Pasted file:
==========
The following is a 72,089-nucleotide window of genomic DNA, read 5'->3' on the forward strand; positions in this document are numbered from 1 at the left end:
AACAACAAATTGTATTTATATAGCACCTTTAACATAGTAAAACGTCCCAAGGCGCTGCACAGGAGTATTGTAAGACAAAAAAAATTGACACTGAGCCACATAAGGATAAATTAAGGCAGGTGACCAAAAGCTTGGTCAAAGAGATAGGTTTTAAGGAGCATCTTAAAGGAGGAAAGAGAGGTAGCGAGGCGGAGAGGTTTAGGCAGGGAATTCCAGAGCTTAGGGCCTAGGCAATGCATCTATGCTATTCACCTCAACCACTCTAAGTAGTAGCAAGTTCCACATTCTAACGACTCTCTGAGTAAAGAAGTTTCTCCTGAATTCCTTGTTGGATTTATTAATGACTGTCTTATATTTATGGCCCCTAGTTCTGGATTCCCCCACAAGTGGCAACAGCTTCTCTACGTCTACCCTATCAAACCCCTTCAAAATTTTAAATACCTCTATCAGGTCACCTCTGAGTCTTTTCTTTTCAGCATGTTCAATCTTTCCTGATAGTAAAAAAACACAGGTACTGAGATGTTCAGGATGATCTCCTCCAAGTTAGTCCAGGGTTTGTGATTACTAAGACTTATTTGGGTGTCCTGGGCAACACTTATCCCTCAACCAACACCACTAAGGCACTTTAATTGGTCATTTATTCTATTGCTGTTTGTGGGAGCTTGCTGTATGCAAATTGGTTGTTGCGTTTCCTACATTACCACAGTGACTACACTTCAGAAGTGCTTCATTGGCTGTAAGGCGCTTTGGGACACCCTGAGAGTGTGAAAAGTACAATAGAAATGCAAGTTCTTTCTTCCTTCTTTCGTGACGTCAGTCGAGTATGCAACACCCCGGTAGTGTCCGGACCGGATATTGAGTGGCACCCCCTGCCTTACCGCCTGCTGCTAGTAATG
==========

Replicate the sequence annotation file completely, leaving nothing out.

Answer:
The following is a 72,089-nucleotide window of genomic DNA, read 5'->3' on the forward strand; positions in this document are numbered from 1 at the left end:
AACAACAAATTGTATTTATATAGCACCTTTAACATAGTAAAACGTCCCAAGGCGCTGCACAGGAGTATTGTAAGACAAAAAAAATTGACACTGAGCCACATAAGGATAAATTAAGGCAGGTGACCAAAAGCTTGGTCAAAGAGATAGGTTTTAAGGAGCATCTTAAAGGAGGAAAGAGAGGTAGCGAGGCGGAGAGGTTTAGGCAGGGAATTCCAGAGCTTAGGGCCTAGGCAATGCATCTATGCTATTCACCTCAACCACTCTAAGTAGTAGCAAGTTCCACATTCTAACGACTCTCTGAGTAAAGAAGTTTCTCCTGAATTCCTTGTTGGATTTATTAATGACTGTCTTATATTTATGGCCCCTAGTTCTGGATTCCCCCACAAGTGGCAACAGCTTCTCTACGTCTACCCTATCAAACCCCTTCAAAATTTTAAATACCTCTATCAGGTCACCTCTGAGTCTTTTCTTTTCAGCATGTTCAATCTTTCCTGATAGTAAAAAAACACAGGTACTGAGATGTTCAGGATGATCTCCTCCAAGTTAGTCCAGGGTTTGTGATTACTAAGACTTATTTGGGTGTCCTGGGCAACACTTATCCCTCAACCAACACCACTAAGGCACTTTAATTGGTCATTTATTCTATTGCTGTTTGTGGGAGCTTGCTGTATGCAAATTGGTTGTTGCGTTTCCTACATTACCACAGTGACTACACTTCAGAAGTGCTTCATTGGCTGTAAGGCGCTTTGGGACACCCTGAGAGTGTGAAAAGTACAATAGAAATGCAAGTTCTTTCTTCCTTCTTTCGTGACGTCAGTCGAGTATGCAACACCCCGGTAGTGTCCGGACCGGATATTGAGTGGCACCCCCTGCCTTACCGCCTGCTGCTAGTAATG